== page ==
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Orbitons are one of three quasiparticles, along with holons and spinons, that electrons in solids are able to split into during the process of spin–charge separation, when extremely tightly confined at temperatures close to absolute zero.[1] The electron can always be theoretically considered as a bound state of the three, with the spinon carrying the spin of the electron, the orbiton carrying the orbital location and the holon carrying the charge, but in certain conditions they can become deconfined and behave as independent particles.


Electrons, being of like charge, repel each other. As a result, in order to move past each other in an extremely crowded environment, they are forced to modify their behavior. Research published in July 2009 by the University of Cambridge and the University of Birmingham in England showed that electrons could jump from the surface of a metal onto a closely located quantum wire by quantum tunneling, and upon doing so, will separate into two quasiparticles, named spinons and holons by the researchers.[2]

The orbiton was predicted theoretically by van den Brink, Khomskii and Sawatzky in 1997-1998.[3][4] Its experimental observation as a separate quasiparticle was reported in paper sent to publishers in September 2011.[5][6] The research states that firing a beam of X-ray photons at a single electron in a one-dimensional sample of strontium cuprate will excite the electron into a higher orbital, causing the beam to lose a fraction of its energy in the process before it rebounds. In doing so, the electron is separated into a spinon and an orbiton.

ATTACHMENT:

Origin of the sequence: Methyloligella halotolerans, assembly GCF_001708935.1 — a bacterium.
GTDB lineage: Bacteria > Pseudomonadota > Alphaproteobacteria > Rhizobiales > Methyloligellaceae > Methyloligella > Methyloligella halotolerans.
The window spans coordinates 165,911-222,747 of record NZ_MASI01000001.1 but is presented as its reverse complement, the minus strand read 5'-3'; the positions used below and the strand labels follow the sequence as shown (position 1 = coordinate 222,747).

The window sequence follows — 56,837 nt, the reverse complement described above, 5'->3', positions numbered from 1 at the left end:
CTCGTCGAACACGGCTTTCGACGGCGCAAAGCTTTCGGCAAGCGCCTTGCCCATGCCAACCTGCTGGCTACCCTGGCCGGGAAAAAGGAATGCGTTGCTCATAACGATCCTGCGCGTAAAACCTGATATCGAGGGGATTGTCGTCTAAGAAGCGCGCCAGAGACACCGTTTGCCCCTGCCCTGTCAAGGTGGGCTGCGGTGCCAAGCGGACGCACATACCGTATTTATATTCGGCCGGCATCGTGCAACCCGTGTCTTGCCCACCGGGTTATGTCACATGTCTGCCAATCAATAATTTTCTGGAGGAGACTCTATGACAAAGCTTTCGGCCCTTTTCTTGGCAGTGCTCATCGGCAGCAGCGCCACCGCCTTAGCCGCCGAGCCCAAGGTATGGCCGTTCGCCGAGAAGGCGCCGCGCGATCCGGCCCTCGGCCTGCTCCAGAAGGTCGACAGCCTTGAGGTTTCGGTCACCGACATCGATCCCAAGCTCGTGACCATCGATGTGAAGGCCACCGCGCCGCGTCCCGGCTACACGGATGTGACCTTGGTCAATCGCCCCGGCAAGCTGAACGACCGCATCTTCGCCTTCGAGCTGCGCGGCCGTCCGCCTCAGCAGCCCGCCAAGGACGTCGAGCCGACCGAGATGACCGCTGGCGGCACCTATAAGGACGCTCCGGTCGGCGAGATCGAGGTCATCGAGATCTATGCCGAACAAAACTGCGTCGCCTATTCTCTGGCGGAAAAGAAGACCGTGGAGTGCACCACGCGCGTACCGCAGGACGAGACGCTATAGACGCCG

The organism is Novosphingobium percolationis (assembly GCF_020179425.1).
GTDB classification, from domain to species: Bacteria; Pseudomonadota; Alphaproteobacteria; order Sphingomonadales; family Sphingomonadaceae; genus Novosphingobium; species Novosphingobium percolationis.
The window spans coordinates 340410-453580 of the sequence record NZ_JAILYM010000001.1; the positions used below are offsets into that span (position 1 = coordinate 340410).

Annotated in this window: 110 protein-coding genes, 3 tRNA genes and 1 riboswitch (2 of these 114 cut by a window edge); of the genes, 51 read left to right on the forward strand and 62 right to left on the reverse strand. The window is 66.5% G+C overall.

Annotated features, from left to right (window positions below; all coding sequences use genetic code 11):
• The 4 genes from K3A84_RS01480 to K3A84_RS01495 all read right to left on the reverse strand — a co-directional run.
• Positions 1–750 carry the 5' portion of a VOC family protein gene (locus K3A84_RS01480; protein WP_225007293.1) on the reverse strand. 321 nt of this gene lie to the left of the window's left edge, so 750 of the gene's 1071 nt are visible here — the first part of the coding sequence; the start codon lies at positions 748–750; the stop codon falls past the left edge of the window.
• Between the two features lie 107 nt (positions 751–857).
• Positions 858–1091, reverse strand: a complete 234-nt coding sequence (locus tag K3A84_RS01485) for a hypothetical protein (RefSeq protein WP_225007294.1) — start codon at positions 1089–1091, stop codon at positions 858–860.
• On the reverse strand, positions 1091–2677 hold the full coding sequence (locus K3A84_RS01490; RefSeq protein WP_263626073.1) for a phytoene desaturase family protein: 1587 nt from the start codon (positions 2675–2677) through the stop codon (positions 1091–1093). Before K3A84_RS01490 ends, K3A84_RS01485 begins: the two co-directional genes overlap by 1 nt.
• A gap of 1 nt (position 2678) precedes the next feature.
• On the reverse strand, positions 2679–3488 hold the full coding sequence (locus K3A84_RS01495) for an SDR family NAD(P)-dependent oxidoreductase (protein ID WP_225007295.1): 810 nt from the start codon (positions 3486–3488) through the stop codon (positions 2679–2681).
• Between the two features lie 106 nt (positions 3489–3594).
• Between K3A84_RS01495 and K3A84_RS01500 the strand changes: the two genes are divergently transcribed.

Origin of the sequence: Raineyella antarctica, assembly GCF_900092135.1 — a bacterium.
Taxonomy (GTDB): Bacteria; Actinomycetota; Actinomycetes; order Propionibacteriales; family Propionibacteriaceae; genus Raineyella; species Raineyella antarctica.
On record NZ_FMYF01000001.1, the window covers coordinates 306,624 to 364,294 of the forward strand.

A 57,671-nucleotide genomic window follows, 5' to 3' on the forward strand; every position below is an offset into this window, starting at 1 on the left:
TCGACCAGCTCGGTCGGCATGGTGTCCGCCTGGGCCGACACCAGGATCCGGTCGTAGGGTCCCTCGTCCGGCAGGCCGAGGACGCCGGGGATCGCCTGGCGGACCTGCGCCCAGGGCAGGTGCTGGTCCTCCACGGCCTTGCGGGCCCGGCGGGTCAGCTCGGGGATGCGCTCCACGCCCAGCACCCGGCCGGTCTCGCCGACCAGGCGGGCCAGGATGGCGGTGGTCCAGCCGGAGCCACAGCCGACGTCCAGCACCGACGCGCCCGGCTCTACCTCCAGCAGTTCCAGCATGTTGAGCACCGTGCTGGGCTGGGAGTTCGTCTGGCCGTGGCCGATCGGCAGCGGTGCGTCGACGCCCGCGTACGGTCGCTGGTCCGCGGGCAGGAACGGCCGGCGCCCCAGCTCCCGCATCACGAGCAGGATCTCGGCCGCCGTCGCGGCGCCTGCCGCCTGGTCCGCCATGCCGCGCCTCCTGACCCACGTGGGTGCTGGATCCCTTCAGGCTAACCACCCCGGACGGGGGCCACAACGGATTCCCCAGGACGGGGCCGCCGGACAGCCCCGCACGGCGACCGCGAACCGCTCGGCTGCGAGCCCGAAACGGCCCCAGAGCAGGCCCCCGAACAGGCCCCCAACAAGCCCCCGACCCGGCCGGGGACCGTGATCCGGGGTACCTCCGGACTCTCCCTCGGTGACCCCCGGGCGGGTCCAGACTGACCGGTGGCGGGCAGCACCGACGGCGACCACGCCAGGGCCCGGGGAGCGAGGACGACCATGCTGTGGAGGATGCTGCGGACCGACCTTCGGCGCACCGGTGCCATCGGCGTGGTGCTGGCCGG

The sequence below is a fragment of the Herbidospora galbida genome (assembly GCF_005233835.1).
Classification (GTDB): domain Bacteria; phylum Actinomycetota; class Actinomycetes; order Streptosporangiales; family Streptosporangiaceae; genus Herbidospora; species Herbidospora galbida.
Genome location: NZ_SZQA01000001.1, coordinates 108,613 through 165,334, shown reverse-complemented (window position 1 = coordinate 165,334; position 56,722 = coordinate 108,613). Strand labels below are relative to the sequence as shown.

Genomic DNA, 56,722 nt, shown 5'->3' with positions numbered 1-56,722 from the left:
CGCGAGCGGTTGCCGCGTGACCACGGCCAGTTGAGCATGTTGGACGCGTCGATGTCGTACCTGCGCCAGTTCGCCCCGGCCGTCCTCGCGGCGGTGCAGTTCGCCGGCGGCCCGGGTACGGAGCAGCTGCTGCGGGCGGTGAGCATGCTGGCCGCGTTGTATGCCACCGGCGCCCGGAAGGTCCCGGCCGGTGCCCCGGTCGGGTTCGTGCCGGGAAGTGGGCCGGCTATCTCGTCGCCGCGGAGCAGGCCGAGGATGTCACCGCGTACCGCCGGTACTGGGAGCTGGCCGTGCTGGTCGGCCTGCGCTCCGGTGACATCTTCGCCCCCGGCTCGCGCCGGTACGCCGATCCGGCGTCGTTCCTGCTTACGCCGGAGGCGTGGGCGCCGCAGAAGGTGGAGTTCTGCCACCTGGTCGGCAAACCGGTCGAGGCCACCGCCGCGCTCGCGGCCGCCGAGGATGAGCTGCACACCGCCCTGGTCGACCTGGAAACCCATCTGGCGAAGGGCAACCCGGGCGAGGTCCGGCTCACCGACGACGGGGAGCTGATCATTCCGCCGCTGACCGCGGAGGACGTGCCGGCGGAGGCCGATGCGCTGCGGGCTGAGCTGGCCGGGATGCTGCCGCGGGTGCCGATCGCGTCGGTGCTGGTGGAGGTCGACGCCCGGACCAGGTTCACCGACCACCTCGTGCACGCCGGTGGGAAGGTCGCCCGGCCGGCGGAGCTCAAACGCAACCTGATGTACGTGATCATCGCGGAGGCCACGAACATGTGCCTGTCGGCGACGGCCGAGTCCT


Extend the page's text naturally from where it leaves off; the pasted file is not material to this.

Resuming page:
See also[edit]


  1. ^ "Discovery About Behavior Of Building Block Of Nature Could Lead To Computer Revolution". ScienceDaily. 31 July 2009. Retrieved 2009-08-01.
  2. ^ Y. Jompol; Ford, C. J. B.; Griffiths, J. P.; Farrer, I.; Jones, G. A. C.; Anderson, D.; Ritchie, D. A.; Silk, T. W.; Schofield, A. J.; et al. (2009). "Probing Spin-Charge Separation in a Tomonaga-Luttinger Liquid". Science. 325 (5940): 597–601. arXiv:1002.2782. Bibcode:2009Sci...325..597J. doi:10.1126/science.1171769. PMID 19644117.
  3. ^ H.F. Pen; J. van den Brink; D. I. Khomskii; G.A. Sawatzky (1997). "Orbitally ordered, triangular spin singlet phase in LiVO2". Physical Review Letters. 78 (7): 1323–1326. Bibcode:1997PhRvL..78.1323P. doi:10.1103/PhysRevLett.78.1323.
  4. ^ J. van den Brink; W. Stekelenburg; D.I. Khomskii; G.A. Sawatzky; K.I. Kugel (1998). "Spin and orbital excitations in magnetic insulators with Jahn-Teller ions". Physical Review B. 58 (16): 10276–10282. Bibcode:1998PhRvB..5810276V. doi:10.1103/PhysRevB.58.10276.
  5. ^ Schlappa, J.; Wohlfeld, K.; Zhou, K. J.; Mourigal, M.; Haverkort, M. W.; Strocov, V. N.; Hozoi, L.; Monney, C.; Nishimoto, S.; Singh, S.; Revcolevschi, A.; Caux, J.-S.; Patthey, L.; Rønnow, H. M.; Van Den Brink, J.; Schmitt, T. (18 April 2012). "Spin–orbital separation in the quasi-one-dimensional Mott insulator Sr2CuO3". Nature. 485 (7396): 82–5. arXiv:1205.1954. Bibcode:2012Natur.485...82S. doi:10.1038/nature10974. PMID 22522933.
  6. ^ "Not-quite-so elementary, my dear electron". Nature News. 18 April 2012. doi:10.1038/nature.2012.10471.